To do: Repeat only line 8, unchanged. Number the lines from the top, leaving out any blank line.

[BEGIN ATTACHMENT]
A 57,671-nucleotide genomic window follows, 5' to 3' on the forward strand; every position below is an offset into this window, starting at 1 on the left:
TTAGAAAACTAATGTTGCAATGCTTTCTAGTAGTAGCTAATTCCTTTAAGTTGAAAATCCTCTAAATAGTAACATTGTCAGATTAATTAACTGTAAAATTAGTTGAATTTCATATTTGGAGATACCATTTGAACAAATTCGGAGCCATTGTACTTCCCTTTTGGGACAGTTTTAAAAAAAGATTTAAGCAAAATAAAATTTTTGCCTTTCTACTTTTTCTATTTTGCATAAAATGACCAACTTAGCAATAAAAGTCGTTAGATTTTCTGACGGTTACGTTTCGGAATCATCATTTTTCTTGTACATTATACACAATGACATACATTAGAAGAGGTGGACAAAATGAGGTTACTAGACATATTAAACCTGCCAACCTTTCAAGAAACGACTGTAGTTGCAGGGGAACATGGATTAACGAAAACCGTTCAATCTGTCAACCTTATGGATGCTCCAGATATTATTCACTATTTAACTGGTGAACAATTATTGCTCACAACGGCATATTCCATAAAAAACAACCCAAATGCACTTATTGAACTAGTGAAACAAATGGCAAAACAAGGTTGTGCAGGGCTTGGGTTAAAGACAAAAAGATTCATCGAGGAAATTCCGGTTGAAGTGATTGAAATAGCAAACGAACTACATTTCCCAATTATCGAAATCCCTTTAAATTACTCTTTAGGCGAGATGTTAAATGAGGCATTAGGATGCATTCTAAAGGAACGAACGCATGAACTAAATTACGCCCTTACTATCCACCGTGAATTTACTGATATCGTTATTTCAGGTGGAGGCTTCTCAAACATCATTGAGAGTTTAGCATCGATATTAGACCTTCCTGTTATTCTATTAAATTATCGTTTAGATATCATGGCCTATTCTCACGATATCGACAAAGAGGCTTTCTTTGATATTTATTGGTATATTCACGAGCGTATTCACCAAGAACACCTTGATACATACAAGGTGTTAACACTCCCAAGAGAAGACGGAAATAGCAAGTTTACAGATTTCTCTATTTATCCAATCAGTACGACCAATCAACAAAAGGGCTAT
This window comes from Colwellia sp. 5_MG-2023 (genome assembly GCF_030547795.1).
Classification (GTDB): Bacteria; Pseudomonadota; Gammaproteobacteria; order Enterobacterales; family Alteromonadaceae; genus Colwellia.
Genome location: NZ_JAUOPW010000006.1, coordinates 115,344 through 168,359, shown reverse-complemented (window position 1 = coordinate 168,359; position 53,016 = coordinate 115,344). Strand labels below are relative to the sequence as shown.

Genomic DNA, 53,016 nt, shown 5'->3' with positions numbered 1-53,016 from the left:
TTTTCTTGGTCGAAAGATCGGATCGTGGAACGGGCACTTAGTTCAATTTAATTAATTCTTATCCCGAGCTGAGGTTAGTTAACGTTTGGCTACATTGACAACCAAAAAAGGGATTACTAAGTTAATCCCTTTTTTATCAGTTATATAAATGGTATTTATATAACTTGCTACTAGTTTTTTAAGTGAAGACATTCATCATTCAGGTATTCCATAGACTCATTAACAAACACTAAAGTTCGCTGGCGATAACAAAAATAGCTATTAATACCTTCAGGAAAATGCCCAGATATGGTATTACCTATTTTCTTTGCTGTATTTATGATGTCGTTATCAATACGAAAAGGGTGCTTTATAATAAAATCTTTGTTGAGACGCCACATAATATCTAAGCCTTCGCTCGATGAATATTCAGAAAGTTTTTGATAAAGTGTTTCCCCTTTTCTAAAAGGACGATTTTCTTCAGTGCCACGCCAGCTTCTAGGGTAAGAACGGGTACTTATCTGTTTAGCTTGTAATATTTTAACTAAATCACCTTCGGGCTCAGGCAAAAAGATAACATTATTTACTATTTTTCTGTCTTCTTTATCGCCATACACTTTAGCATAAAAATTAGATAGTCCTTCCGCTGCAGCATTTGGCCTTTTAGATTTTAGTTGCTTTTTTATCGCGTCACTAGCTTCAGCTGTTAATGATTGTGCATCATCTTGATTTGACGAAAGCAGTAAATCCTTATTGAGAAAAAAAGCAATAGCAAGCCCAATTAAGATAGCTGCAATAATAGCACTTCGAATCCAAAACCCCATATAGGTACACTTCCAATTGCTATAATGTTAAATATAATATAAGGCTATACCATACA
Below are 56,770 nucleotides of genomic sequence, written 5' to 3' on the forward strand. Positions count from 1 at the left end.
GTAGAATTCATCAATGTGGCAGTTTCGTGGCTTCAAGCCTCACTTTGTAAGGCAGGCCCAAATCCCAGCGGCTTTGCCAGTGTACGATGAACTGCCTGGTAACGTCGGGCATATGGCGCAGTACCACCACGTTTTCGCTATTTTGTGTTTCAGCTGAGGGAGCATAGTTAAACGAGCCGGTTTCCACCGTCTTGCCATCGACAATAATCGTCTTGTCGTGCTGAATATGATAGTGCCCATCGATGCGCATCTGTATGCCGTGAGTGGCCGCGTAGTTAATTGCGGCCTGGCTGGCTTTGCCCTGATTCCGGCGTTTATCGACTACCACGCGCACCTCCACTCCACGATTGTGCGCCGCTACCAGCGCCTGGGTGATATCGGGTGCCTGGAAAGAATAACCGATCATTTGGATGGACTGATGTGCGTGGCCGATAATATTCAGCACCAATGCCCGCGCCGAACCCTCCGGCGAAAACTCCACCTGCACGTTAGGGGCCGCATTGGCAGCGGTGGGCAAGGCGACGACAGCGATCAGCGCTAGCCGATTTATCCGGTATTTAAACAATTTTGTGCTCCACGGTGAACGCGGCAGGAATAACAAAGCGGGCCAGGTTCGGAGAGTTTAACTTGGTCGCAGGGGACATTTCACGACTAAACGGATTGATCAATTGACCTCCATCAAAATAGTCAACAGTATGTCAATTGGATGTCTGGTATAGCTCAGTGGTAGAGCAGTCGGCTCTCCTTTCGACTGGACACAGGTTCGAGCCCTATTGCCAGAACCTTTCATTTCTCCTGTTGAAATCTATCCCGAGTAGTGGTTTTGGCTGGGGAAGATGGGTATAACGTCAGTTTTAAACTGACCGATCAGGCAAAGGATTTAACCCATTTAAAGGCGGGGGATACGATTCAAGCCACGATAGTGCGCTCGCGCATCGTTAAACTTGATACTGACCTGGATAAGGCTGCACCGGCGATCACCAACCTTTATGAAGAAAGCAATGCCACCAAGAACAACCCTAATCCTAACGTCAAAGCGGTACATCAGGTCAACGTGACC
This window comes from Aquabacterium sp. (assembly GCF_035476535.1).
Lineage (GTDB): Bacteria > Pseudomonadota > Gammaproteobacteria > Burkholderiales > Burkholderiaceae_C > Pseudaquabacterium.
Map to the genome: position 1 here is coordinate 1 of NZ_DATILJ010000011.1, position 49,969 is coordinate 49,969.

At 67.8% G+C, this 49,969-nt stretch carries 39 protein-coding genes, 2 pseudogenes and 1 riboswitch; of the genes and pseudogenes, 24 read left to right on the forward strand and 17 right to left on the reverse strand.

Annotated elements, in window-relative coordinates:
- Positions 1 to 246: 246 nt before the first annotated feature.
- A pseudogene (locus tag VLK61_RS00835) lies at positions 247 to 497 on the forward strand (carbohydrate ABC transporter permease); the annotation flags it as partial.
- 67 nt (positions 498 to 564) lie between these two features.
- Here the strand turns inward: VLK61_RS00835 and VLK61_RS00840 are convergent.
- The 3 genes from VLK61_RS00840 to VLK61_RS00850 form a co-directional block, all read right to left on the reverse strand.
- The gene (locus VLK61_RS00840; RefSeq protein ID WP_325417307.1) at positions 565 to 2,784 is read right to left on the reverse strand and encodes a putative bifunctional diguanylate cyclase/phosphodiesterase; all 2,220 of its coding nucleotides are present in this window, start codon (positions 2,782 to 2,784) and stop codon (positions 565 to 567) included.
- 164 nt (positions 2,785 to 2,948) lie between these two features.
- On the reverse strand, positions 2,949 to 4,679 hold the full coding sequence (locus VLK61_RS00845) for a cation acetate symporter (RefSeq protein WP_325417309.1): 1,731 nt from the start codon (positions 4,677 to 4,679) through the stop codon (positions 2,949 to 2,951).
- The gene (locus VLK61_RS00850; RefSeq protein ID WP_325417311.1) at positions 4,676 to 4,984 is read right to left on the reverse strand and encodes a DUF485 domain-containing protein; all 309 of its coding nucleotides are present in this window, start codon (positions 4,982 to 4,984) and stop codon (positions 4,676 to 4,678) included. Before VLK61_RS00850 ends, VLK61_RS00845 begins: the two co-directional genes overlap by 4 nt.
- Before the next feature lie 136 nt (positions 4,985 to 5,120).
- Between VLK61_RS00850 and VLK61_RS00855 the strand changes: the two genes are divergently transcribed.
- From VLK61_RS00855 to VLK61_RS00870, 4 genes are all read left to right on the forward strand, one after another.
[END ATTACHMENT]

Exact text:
Below are 56,770 nucleotides of genomic sequence, written 5' to 3' on the forward strand. Positions count from 1 at the left end.